A CHURCH rich with history is in danger of closing because of a lack of funds.
All Saints’ Church has been on its site in Bradfield Combust since Norman times.
On the wall of its nave are two 14th-15th century paintings, thought to represent St George and the Dragon and St Christopher, while in the church grounds is the Arthur Young tomb, which has been declared a national monument.
But the historic church is in danger of closing due to a lack of funds and support.
David Waspe, a member of the Parochial Church Council (PCC), said: “It would be a shame to see it go because it’s a fantastic little church.”
His parents are buried in the churchyard and he has fond memories of pumping the organ handle for the church organist as a boy.
Paul Williamson, also a member of the PCC, said one option being considered to save money was reducing the status of the church to a chapel of ease.
This could affect the parish share in Hawstead, Lawshall, Great Whelnetham, Nowton and Stanningfield, which are also part of the St Edmund Way Benefice.
“Bradfield Combust is a peculiar place because it’s separated by the A134, so there’s no real community here,” said resident Tony Langan.
“You could say there’s too many churches and not enough people,” said Brian Myers.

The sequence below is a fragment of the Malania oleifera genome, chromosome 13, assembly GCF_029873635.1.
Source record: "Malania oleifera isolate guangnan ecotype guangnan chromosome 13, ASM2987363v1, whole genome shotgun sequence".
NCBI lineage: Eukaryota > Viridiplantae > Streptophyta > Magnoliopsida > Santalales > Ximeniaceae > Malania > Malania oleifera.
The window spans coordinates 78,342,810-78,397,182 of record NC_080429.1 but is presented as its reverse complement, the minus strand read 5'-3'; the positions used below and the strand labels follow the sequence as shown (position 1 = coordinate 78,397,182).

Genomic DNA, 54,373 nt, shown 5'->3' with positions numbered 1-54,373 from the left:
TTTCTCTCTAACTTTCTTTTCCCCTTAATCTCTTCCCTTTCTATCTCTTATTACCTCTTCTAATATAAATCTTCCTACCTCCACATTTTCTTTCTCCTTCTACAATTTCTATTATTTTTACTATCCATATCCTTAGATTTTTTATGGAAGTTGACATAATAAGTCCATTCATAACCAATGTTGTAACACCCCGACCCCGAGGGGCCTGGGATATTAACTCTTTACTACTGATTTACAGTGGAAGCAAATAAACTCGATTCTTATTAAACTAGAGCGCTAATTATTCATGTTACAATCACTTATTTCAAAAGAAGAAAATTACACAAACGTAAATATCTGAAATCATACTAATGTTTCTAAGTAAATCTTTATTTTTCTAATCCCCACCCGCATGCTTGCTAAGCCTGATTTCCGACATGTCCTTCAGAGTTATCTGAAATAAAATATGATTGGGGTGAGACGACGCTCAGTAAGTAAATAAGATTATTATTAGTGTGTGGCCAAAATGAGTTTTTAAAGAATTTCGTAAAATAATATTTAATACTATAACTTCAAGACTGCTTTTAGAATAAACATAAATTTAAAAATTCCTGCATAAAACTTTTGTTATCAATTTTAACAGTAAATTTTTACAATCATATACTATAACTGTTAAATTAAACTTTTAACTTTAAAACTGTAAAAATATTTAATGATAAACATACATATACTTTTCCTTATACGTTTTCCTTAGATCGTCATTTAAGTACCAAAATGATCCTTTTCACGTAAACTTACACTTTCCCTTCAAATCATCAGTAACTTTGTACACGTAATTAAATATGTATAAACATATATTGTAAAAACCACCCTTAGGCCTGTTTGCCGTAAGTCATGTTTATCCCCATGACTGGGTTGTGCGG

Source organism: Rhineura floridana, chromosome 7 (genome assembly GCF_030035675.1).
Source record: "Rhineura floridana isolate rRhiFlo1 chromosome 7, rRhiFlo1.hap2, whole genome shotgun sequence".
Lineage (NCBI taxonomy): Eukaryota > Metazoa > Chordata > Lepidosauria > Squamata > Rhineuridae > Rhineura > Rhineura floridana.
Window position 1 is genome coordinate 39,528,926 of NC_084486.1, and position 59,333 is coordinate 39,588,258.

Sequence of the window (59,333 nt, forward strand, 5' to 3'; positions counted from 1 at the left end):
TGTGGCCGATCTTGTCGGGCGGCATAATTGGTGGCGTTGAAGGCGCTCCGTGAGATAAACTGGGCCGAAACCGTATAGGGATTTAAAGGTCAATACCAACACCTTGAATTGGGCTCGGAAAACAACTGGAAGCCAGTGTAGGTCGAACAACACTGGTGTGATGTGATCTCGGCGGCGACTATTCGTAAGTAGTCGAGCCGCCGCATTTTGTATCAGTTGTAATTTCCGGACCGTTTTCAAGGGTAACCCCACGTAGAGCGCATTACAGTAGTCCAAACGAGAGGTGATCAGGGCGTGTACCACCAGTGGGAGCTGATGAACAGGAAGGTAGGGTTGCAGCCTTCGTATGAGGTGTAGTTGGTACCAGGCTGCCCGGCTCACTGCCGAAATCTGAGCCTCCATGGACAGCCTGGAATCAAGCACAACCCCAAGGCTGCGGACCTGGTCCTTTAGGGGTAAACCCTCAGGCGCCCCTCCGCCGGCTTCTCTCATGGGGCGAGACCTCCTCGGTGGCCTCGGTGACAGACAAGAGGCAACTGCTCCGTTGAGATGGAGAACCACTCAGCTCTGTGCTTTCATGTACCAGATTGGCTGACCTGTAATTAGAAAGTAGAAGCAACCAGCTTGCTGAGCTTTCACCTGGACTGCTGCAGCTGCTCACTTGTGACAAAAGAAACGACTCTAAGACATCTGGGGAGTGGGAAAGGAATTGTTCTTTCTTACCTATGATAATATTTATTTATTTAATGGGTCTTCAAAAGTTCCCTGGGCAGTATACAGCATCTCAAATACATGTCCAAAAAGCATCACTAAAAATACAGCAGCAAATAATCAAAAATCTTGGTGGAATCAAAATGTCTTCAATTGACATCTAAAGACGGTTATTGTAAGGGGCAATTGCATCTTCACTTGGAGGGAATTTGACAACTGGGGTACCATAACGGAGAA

Parishioners are being urged to attend an open meeting in the church on April 23, starting at 7.30pm.
It will be chaired by the Archdeacon of Sudbury, the Venerable Dr David Jenkins, and will discuss the building’s future.
“We just hope that people turn up because this will be the last chance to keep it as it is, or keep it at all, because there’s not the money,” said Mr Williamson.
Villager Shenti Rajan said: “I would feel upset if it closed because what would we have in its place?
“It’s nice to know it’s there if you want to go and pray in private and it’s a focal point to bring the community together.”
“We have struggled to get funds for some time now but it is beautiful, it would be a tragedy if it closed,” said long-term resident Jane Gwatkin.